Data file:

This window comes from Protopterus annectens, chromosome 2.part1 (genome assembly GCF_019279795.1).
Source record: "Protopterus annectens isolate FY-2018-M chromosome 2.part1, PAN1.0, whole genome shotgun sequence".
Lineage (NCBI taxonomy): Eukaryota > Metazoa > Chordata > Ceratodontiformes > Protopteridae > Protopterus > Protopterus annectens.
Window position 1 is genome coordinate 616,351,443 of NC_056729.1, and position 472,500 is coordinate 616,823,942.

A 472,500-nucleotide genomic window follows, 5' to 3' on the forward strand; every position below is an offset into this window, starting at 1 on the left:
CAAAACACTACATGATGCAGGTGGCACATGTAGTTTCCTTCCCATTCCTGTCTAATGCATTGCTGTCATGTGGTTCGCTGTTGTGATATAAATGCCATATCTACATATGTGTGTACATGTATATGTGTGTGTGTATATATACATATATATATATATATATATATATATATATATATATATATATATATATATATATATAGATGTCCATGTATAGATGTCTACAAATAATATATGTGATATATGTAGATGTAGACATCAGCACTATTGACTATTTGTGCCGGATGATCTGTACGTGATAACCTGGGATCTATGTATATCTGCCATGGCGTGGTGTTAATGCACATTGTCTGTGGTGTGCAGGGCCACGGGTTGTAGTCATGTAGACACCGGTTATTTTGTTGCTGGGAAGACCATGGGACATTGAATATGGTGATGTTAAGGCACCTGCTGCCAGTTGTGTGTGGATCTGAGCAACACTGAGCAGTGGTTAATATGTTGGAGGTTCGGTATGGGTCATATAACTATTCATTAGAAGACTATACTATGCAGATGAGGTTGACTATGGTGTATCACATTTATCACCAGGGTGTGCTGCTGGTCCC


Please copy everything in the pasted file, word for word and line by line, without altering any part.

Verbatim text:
This window comes from Protopterus annectens, chromosome 2.part1 (genome assembly GCF_019279795.1).
Source record: "Protopterus annectens isolate FY-2018-M chromosome 2.part1, PAN1.0, whole genome shotgun sequence".
Lineage (NCBI taxonomy): Eukaryota > Metazoa > Chordata > Ceratodontiformes > Protopteridae > Protopterus > Protopterus annectens.
Window position 1 is genome coordinate 616,351,443 of NC_056729.1, and position 472,500 is coordinate 616,823,942.

A 472,500-nucleotide genomic window follows, 5' to 3' on the forward strand; every position below is an offset into this window, starting at 1 on the left:
CAAAACACTACATGATGCAGGTGGCACATGTAGTTTCCTTCCCATTCCTGTCTAATGCATTGCTGTCATGTGGTTCGCTGTTGTGATATAAATGCCATATCTACATATGTGTGTACATGTATATGTGTGTGTGTATATATACATATATATATATATATATATATATATATATATATATATATATATATATATATATATAGATGTCCATGTATAGATGTCTACAAATAATATATGTGATATATGTAGATGTAGACATCAGCACTATTGACTATTTGTGCCGGATGATCTGTACGTGATAACCTGGGATCTATGTATATCTGCCATGGCGTGGTGTTAATGCACATTGTCTGTGGTGTGCAGGGCCACGGGTTGTAGTCATGTAGACACCGGTTATTTTGTTGCTGGGAAGACCATGGGACATTGAATATGGTGATGTTAAGGCACCTGCTGCCAGTTGTGTGTGGATCTGAGCAACACTGAGCAGTGGTTAATATGTTGGAGGTTCGGTATGGGTCATATAACTATTCATTAGAAGACTATACTATGCAGATGAGGTTGACTATGGTGTATCACATTTATCACCAGGGTGTGCTGCTGGTCCC